Secretary of State Mike Pompeo and Ivanka Trump, daughter and adviser to President Donald Trump, greet service members at Osan Air Base, South Korea, June 30, 2019.

Secretary of State Mike Pompeo and Ivanka Trump, daughter and adviser to President Donald Trump, greet service members at Osan Air Base, South Korea, June 30, 2019. (Sergio Gamboa/U.S. Air Force)

Mike Pompeo’s tenure as Secretary of State, now drawing to an end, was “poisonous” to U.S.-Sino relations, a Chinese Foreign Ministry spokesman said during a press conference Monday.

Zhao Lijian accused Pompeo of spreading a “political virus” and staging “a comeback of McCarthyism” during his nearly three years serving under President Donald Trump, according to a transcript of the briefing.

“During his tenure of office, Pompeo has dented U.S. image and reputation as well as its relations with other countries more than ever,” Zhao said. “He will be convicted by history.”

Pompeo took the position in April 2018 after previously serving as the Trump administration’s CIA director. As secretary, he maintained a hard stance against Beijing’s claims to the South China Sea and militarization of islands there. In July, Pompeo declared U.S. opposition to those claims its formal policy.

Zhao said Pompeo’s legacy is “a poisonous one,” and that Pompeo “masterminded” what Zhao deemed “lying diplomacy,” according to the transcript.

As tensions with China intensified during the Trump administration, the U.S. boosted relations with Taiwan, a hot-button issue for Beijing. China considers the self-governed island an “inalienable part of Chinese territory,” Zhao said, and has made reunification a national goal.

“The Taiwan question remains the most important and sensitive issue at the core of China-U.S. relations,” he said, according to the transcript.

The U.S. acknowledges that China claims Taiwan under its “One China” policy but views the island’s status as unsettled.

Pompeo on Saturday lifted longstanding restrictions on the U.S.-Taiwan relationship, allowing government officials to engage with Taiwanese leadership as they would with diplomats and officials of other nations.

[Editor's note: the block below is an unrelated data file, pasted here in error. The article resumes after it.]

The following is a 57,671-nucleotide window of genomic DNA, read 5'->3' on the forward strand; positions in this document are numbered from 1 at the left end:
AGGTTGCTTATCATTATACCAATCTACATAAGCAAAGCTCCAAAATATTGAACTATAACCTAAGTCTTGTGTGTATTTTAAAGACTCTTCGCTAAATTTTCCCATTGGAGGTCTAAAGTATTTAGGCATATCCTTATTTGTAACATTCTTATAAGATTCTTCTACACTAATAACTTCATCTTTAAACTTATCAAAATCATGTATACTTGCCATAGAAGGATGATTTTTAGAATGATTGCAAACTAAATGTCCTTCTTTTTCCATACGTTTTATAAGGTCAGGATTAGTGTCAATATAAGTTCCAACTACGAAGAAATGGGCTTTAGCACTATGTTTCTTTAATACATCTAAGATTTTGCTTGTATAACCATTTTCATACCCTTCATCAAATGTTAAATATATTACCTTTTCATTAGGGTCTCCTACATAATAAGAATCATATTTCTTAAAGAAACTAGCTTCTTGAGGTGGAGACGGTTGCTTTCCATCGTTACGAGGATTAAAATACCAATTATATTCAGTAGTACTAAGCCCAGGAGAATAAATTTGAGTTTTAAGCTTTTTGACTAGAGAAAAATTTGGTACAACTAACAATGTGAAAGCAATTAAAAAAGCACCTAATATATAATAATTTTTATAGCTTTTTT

“For several decades, the State Department has created complex internal restrictions to regulate our diplomats, service members and other officials’ interactions with their Taiwanese counterparts,” according to a statement by Pompeo on Saturday. “The United States government took these actions unilaterally in an attempt to appease the Communist regime in Beijing. No more.”

A day earlier, Pompeo tweeted that the Trump administration had “authorized more than $15 billion in arms sale to Taiwan” over the past three years, compared to the $14 billion in sales made over the eight-year Obama administration.

Zhao warned the U.S. would be “harshly punished by history” if the State Department does not “stop manipulating Taiwan-related issues, stop retrogressive acts and stop going further down the wrong and dangerous path,” according to the transcript.

With President-elect Joe Biden’s administration taking over next week, Zhao said China urges “the U.S. side to abide by the one-China principle and the three China-U.S. joint communiqués, stop official exchanges and military ties with Taiwan and properly handle Taiwan-related issues,” according to the transcript.

An unnamed Biden transition official said the incoming president will “continue to support a peaceful resolution of cross-strait issues consistent with the wishes and best interests of the people of Taiwan, according to a Sunday report by Financial Times. Twitter: @CaitlinDoornbos

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Caitlin Doornbos covers the Pentagon for Stars and Stripes after covering the Navy’s 7th Fleet as Stripes’ Indo-Pacific correspondent at Yokosuka Naval Base, Japan. Previously, she worked as a crime reporter in Lawrence, Kan., and Orlando, Fla., where she was part of the Orlando Sentinel team that placed as finalist for the 2017 Pulitzer Prize for breaking news. Caitlin has a Bachelor of Science in journalism from the University of Kansas and master’s degree in defense and strategic studies from the University of Texas at El Paso.

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